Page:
We recently got Naima a Maclaren Triumph to replace her Mothercare Jive stroller which her yaya left in a taxi in Singapore. We were quite happy with it as it was light (even lighter than her Jive) and easy to manuever. We only got it in August 2009 and haven't really used it much as Naima now prefers to walk or be carried. Anyway, I just got this message in my email today and wanted to share it to other Pinoy moms. Maclaren is a very popular brand of stroller in the Philippines. This is actually a US recall and I'm still trying to find out how to get the repair kit here in the Philippines.
Update: The Philippine Distributor of Maclaren is
B.I.D. (Philippines) Enterprises
33 P. Martinez St Mandaluyong City Philippines 1550
Phone Number: 994-5675

I called today and although they have heard of this recall, they still do not have any advice from Maclaren UK (which supplies the strollers in the Philippines). Hopefully, they can provide a free repair kit to Philippine Maclaren users too!
Maclaren USA Recalls to Repair Strollers Following Fingertip Amputations

WASHINGTON, D.C. - The U.S. Consumer Product Safety Commission, in cooperation with the firm named below, today announced a voluntary recall of the following consumer product. Consumers should stop using recalled products immediately unless otherwise instructed.

Name of Product: Maclaren Strollers

Units: About one million

Distributor: Maclaren USA, Inc., of South Norwalk, Conn.

Hazard: The stroller's hinge mechanism poses a fingertip amputation and laceration hazard to the child when the consumer is unfolding/opening the stroller.

Incidents/Injuries: The firm has received 15 reports of children placing their finger in the stroller's hinge mechanism, resulting in 12 reports of fingertip amputations in the United States.

Description: This recall involves all Maclaren single and double umbrella strollers. The word "Maclaren" is printed on the stroller. The affected models included Volo, Triumph, Quest Sport, Quest Mod, Techno XT, TechnoXLR, Twin Triumph, Twin Techno and Easy Traveller.

Sold at: Babies"R"Us, Target and other juvenile product and mass merchandise retailers nationwide from 1999 through November 2009 for between $100 and $360.

Manufactured in: China

Remedy: Consumers should immediately stop using these recalled strollers and contact Maclaren USA to receive a free repair kit.

Consumer Contact: For additional information, contact Maclaren USA toll-free at (877) 688-2326 between 8 a.m. and 5 p.m. ET Monday through Friday or visit the firm's Web site at

Sunday, November 8, 2009

Free Breastfeeding Class

This Saturday, 14 November 2009, L.A.T.C.H. will be conducting a breastfeeding workshop information at The Medical City from 9-12nn. This is a free class on a first come, first serve basis. Classes will be at the 4th Floor, Conference Room 1, take the entrance beside Starbucks. Topics include Breastfeeding Benefits, What to Expect in the First Week, Positioning and Latching, Back to Work and Busting Breastfeeding Myths. For inquiries, you can call TMC at 635-6789, loc. 6444. Hope to see you there!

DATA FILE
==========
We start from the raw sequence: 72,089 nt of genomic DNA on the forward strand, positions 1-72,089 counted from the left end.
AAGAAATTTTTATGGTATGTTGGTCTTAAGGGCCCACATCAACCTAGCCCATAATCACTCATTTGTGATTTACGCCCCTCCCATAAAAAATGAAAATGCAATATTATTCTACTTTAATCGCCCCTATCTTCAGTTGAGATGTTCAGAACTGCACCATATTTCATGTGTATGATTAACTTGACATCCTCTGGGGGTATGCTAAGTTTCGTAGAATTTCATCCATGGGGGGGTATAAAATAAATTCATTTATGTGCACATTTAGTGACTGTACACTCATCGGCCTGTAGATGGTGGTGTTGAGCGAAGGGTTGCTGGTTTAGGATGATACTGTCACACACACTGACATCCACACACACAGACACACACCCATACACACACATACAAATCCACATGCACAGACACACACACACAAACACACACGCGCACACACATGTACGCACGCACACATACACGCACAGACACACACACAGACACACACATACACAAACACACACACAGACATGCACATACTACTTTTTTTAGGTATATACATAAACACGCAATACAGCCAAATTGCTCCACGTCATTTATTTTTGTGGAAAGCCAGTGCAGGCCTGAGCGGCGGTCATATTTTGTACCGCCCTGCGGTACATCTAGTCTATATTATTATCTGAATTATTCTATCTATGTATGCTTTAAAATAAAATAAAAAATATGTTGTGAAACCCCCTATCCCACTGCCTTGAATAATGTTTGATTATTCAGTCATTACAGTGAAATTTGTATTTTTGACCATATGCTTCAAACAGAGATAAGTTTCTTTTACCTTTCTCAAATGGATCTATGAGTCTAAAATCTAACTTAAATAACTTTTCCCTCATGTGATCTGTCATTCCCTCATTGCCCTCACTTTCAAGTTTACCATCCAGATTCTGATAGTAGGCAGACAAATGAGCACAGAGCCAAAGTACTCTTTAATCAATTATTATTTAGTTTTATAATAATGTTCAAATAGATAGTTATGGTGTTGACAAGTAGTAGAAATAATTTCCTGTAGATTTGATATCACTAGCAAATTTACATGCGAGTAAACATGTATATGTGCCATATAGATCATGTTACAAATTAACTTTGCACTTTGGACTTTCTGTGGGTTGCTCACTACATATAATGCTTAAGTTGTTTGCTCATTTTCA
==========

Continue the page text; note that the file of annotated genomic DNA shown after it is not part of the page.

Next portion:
Thursday, November 5, 2009

Nursing Naima

Naima is 23 months today - one more month and it's that terrible two's period (not too terrible I hope :D). Stan and I keep talking how we miss a baby and that Naima is no longer one. She can talk - mix of English, Tagalog, Fookien, Mandarin and Bisaya (with some sign language!). And enjoys playing tricks on Stan and her yayas.
She has also lessened her expressed milk intake but still enjoys nursing with Mommy Jen. Naima likewise enjoys nursing her babies and here are some photos taken by her yayas while I was at work.
nursing baby nica

toddler nursing position - she's all over!

smiling for the camera

my favorite position! side-lying :D

She is growing up pretty quickly (and I can hear my mother-in-law in the background nagging me about another baby :D)

Tuesday, November 3, 2009

Making Over My Favorite Cartoons!

I'm an 80s child. My sister and I had our own favorite cartoon characters - mine was Rainbow Brite while hers was Strawberry Shortcake. We loved watching the cartoon TV shows and had cartoon dolls. Naima is starting to watch videos and one of the 1st videos I got for her was Strawberry Shortcake. To my disappointment, they've given SS a make-over! She's now this tall, skinny girl and not a cute cuddly little girl anymore! Same with Rainbow Brite! From the adorable, colorful kid, she's been transformed into a sexy chick!
What was wrong with the old Rainbow Brite and Strawberry Shortcake? And what message does this give young kids?! Luckily, my sister was able to save one of her old Strawberry Shortcake doll and Naima loves playing with the 23-year old doll! All the more reason to keep track of what she watches on TV and video!

Sunday, November 1, 2009

Learnings from the Missions

Several breastfeeding missions have been organized over the past weeks and there were some lessons I learned

  1. No expectations

During my first visit at Pasig, we brought 1 cooler chest full of pasteurized milk. There were probably about 77 bottles there but we only used 3 bottles. All of the mothers we talked to (with the exception of about 3-4 mothers) were breastfeeding. Although some of them were mixed feeding, these mixed feeders were lessening the formula milk intake of their babies and were slowly going back to exclusive breastfeeding (due to lack of clean water).